Drinks on the White House

As Comey Testified, DC Watched

Written by Alex Cohen and Sruthi Palaniappan, Common Cause interns on June 8, 2017


You wouldn’t expect a bar to be packed at 9:30 in the morning, especially not to watch a congressional hearing. But at bars and pubs across Washington this morning, an assortment of political junkies gathered around the flat screens to watch former FBI Director James Comey’s testimony to the Senate Intelligence Committee.

Shoulder-to-shoulder, with a mood evocative of the Super Bowl or the World Series, political junkies settled in for what some would consider the most high stakes congressional hearing in memory.

At Shaw’s Tavern on Florida Avenue, a couple of miles from the hearing room, nearly 200 people stood in line waiting to watch Comey answer questions from Senate Intelligence Committee Chair Sen. Richard Burr, R-NC, Vice Chair Sen. Mark Warner, D-VA, and others.  Well before the 10:00 a.m. start time, the bar was filled with students, professionals, construction workers, reporters, retirees, and virtually anyone else imaginable.

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Happy Hour started early at DC's Shaw's Tavern

Mike and Joe, math teachers at a local high school and American University, respectively, equated the public’s anticipation of the Comey testimony with that surrounding the 1987 Oliver North hearing on the Iran-Contra scandal. Journalists in the crowd said they’d never seen anything like it.

The hearing was Comey’s first public appearance since he was abruptly fired by President Trump on May 9, a dismissal that has been repeatedly compared to President Nixon’s 1973 “Saturday Night Massacre.” The Watergate special prosecutor, Archibald Cox, fired that night later served as the chair of Common Cause’s National Governing Board from 1980-1992.

At Union Pub, a few blocks from the Capitol, it was standing room only for the Comey hearing.

At Union Pub on Massachusetts Ave, a short walk from the Capitol, patrons were drawn by the promise of a free round of drinks each time Trump tweeted during the testimony. Sadly, there were no tweets today from the president, although his son Eric unleashed a Twitter barrage against Comey;  Marc Kasowitz, the president's personal attorney,  attacked Comey for “unilaterally and surreptitiously” leaking memos concerning private conversations with the president.

The volume in Union Pub went from raucous to nearly silent in a matter of seconds as Burr opened the hearing.  A bottle of champagne was popped open and a couple yelled “Cheers!,” but eyes were fixed on the TVs around the bar.  Shushing was frequent when people started talking among themselves. One person yelled “get to the questions!” as the introductions proceeded.

Many of those watching were sympathetic towards Comey. Sumner and Brianna, students in Baltimore, said they hoped Comey’s testimony would “clear the air” about the Trump campaign’s possible collusion with Russia. The former FBI Director had “a lot of heart,” they said.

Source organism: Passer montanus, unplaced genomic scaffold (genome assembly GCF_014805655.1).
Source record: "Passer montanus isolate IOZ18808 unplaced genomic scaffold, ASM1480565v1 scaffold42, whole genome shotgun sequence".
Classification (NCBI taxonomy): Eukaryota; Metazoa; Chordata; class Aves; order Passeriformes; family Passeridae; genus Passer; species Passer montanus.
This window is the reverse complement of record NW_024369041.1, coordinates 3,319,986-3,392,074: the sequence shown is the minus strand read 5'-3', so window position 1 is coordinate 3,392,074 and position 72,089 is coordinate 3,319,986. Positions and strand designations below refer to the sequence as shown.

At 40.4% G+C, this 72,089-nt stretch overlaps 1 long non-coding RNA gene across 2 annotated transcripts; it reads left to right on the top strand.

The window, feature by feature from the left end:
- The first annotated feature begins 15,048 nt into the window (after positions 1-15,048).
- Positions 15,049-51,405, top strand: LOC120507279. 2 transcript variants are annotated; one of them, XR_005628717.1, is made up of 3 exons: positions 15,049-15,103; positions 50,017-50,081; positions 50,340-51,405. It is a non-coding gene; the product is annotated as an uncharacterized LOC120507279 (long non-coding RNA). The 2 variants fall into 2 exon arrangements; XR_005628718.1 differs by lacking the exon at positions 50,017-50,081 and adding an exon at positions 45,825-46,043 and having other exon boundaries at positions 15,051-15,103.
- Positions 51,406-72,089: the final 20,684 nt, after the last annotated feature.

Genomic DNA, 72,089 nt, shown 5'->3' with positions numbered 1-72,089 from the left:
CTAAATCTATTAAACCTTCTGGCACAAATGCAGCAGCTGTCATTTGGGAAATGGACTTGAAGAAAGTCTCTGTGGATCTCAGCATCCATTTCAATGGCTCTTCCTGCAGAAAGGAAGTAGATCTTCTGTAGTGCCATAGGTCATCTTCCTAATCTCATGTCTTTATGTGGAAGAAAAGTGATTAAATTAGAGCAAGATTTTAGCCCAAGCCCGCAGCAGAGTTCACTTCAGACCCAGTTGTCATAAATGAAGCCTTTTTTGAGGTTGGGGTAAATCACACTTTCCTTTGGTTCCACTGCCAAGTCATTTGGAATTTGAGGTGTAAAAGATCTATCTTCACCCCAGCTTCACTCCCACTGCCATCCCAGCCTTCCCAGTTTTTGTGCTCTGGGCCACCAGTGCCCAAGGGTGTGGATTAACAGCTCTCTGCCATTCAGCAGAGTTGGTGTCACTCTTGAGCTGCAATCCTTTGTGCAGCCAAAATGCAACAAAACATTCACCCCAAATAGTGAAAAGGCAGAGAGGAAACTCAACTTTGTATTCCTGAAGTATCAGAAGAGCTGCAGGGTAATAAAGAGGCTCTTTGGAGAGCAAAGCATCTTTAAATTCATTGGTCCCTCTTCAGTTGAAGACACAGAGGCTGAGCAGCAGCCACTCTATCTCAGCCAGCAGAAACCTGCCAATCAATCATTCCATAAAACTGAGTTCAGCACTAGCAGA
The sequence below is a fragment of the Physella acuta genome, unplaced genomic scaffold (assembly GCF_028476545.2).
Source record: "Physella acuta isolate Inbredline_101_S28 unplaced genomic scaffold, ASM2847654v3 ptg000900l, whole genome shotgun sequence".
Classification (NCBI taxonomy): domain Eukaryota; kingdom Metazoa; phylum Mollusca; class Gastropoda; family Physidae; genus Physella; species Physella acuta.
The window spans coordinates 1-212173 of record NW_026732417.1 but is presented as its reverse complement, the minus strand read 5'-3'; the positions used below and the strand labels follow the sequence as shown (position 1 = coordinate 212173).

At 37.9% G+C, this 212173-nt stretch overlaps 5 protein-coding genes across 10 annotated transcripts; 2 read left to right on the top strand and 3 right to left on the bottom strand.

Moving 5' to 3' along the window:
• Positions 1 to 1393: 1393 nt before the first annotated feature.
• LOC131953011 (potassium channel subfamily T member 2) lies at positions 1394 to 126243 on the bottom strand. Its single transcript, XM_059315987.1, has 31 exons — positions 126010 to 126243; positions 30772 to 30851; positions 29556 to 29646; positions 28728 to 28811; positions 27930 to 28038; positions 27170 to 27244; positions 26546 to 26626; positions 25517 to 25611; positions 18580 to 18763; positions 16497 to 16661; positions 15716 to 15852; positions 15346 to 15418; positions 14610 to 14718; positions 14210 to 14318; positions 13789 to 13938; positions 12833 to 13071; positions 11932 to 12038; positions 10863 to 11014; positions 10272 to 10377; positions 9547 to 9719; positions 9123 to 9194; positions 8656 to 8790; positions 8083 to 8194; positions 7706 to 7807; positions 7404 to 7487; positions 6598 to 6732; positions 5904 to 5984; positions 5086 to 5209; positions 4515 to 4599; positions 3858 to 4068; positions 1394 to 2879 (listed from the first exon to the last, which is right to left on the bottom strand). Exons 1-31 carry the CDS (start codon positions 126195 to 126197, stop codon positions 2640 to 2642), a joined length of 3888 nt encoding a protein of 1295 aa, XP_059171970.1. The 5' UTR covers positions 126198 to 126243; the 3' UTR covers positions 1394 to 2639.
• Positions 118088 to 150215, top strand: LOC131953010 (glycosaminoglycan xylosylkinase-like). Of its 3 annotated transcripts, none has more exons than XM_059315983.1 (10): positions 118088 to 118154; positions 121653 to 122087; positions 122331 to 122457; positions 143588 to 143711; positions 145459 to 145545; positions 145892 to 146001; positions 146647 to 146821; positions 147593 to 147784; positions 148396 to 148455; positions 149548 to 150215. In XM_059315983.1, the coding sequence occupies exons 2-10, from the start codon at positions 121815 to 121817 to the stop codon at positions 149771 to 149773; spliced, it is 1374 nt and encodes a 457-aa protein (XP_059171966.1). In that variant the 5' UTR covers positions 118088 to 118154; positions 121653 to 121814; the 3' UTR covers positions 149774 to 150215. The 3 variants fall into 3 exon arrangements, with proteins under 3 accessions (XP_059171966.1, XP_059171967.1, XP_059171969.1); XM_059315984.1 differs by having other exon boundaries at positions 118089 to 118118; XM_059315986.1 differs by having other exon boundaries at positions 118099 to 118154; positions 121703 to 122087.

“I love this man,” one woman was overheard saying to no one in particular.

Maha, a grad student at American University studying accounting, had never watched a political event at a bar before, but the Comey hearing was one she did not want to miss. Maha described the hearing as “intense,” but found Comey’s demeanor extremely professional and in control. She called Comey well-intentioned and genuinely concerned about helping people.

Emma, a D.C. resident who described herself as politically engaged, didn’t expect the testimony to draw such a crowd.  She said that she was impressed with Comey’s boldness in calling out Trump’s lies, but worried that people were approaching the hearing with inflated expectations.  She said that many viewers were hoping everything was going to be put out into the open, but were ignoring the realities of classified information.  “People forget that,” she said.

Several moments during the hearing were not well received.  When Sens. Burr, Roy Blunt, R-MO, and John McCain, R-AZ, brought up Comey’s role in last year’s Hillary Clinton email investigation, groans rippled through the audience. But there was laughter when Sen. Dianne Feinstein, D-CA, asked Comey if he believes Russia played a role in his firing. “Yes, because I’ve seen the president say so,” he deadpanned.

Comey’s testimony was, perhaps, overhyped. However, the acute interest in what he had to say is important. It demonstrates an extraordinary level of civic engagement among citizens of our nation’s capital, something on the rise across the country in marches, town hall meetings, and contact with representatives. The potential obstruction of justice detailed in Comey’s testimony is still to be fleshed out. A majority of Americans, according to polls, are concerned about the integrity of our electoral process and demand further transparency from our nation’s leaders.

Given the direction of the Trump Administration, it wouldn’t be surprising to see Union Pub, Shaw’s Tavern, and others holding more of these 10:00AM political parties, drinks on the White House.

Editor's note: Common Cause interns Callie Smith and Sam Genova contributed to this post.

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Office: Common Cause National

Issues: Voting and Elections, Ethics

Tags: Registration and Voting Systems, Executive Ethics

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